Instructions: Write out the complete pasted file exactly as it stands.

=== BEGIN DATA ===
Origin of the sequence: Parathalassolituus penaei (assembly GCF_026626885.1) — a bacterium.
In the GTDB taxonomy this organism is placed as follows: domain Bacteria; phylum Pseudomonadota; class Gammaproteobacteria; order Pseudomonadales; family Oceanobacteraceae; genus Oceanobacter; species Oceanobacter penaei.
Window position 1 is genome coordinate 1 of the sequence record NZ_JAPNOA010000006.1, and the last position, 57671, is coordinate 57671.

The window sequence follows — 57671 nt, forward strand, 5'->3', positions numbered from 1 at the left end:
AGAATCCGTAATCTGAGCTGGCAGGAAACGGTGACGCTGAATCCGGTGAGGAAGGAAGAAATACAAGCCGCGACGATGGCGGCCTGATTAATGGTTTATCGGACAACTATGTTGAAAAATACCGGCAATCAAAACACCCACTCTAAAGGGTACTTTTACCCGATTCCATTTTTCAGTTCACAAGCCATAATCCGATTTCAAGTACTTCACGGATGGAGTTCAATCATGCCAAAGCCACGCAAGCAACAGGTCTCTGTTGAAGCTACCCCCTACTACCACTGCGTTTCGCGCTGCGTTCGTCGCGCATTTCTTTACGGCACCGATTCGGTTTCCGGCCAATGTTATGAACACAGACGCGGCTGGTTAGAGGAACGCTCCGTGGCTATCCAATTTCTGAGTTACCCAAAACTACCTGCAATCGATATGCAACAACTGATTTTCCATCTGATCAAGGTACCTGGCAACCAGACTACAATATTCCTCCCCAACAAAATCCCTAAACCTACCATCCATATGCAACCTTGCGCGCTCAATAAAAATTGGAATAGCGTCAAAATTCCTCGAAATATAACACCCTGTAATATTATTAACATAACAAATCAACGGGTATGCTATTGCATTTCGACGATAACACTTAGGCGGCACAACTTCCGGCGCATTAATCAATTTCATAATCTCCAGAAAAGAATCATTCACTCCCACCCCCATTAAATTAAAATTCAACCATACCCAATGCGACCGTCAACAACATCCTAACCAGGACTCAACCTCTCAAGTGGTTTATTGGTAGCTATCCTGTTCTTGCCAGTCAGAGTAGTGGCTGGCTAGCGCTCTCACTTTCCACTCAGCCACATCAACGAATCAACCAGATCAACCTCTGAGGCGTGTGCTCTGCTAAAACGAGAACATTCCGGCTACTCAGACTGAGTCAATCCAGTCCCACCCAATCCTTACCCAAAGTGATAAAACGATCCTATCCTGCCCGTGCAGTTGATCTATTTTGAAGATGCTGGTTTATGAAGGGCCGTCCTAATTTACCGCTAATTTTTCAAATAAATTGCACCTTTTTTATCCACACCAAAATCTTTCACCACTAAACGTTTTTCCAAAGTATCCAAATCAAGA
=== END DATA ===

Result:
Origin of the sequence: Parathalassolituus penaei (assembly GCF_026626885.1) — a bacterium.
In the GTDB taxonomy this organism is placed as follows: domain Bacteria; phylum Pseudomonadota; class Gammaproteobacteria; order Pseudomonadales; family Oceanobacteraceae; genus Oceanobacter; species Oceanobacter penaei.
Window position 1 is genome coordinate 1 of the sequence record NZ_JAPNOA010000006.1, and the last position, 57671, is coordinate 57671.

The window sequence follows — 57671 nt, forward strand, 5'->3', positions numbered from 1 at the left end:
AGAATCCGTAATCTGAGCTGGCAGGAAACGGTGACGCTGAATCCGGTGAGGAAGGAAGAAATACAAGCCGCGACGATGGCGGCCTGATTAATGGTTTATCGGACAACTATGTTGAAAAATACCGGCAATCAAAACACCCACTCTAAAGGGTACTTTTACCCGATTCCATTTTTCAGTTCACAAGCCATAATCCGATTTCAAGTACTTCACGGATGGAGTTCAATCATGCCAAAGCCACGCAAGCAACAGGTCTCTGTTGAAGCTACCCCCTACTACCACTGCGTTTCGCGCTGCGTTCGTCGCGCATTTCTTTACGGCACCGATTCGGTTTCCGGCCAATGTTATGAACACAGACGCGGCTGGTTAGAGGAACGCTCCGTGGCTATCCAATTTCTGAGTTACCCAAAACTACCTGCAATCGATATGCAACAACTGATTTTCCATCTGATCAAGGTACCTGGCAACCAGACTACAATATTCCTCCCCAACAAAATCCCTAAACCTACCATCCATATGCAACCTTGCGCGCTCAATAAAAATTGGAATAGCGTCAAAATTCCTCGAAATATAACACCCTGTAATATTATTAACATAACAAATCAACGGGTATGCTATTGCATTTCGACGATAACACTTAGGCGGCACAACTTCCGGCGCATTAATCAATTTCATAATCTCCAGAAAAGAATCATTCACTCCCACCCCCATTAAATTAAAATTCAACCATACCCAATGCGACCGTCAACAACATCCTAACCAGGACTCAACCTCTCAAGTGGTTTATTGGTAGCTATCCTGTTCTTGCCAGTCAGAGTAGTGGCTGGCTAGCGCTCTCACTTTCCACTCAGCCACATCAACGAATCAACCAGATCAACCTCTGAGGCGTGTGCTCTGCTAAAACGAGAACATTCCGGCTACTCAGACTGAGTCAATCCAGTCCCACCCAATCCTTACCCAAAGTGATAAAACGATCCTATCCTGCCCGTGCAGTTGATCTATTTTGAAGATGCTGGTTTATGAAGGGCCGTCCTAATTTACCGCTAATTTTTCAAATAAATTGCACCTTTTTTATCCACACCAAAATCTTTCACCACTAAACGTTTTTCCAAAGTATCCAAATCAAGA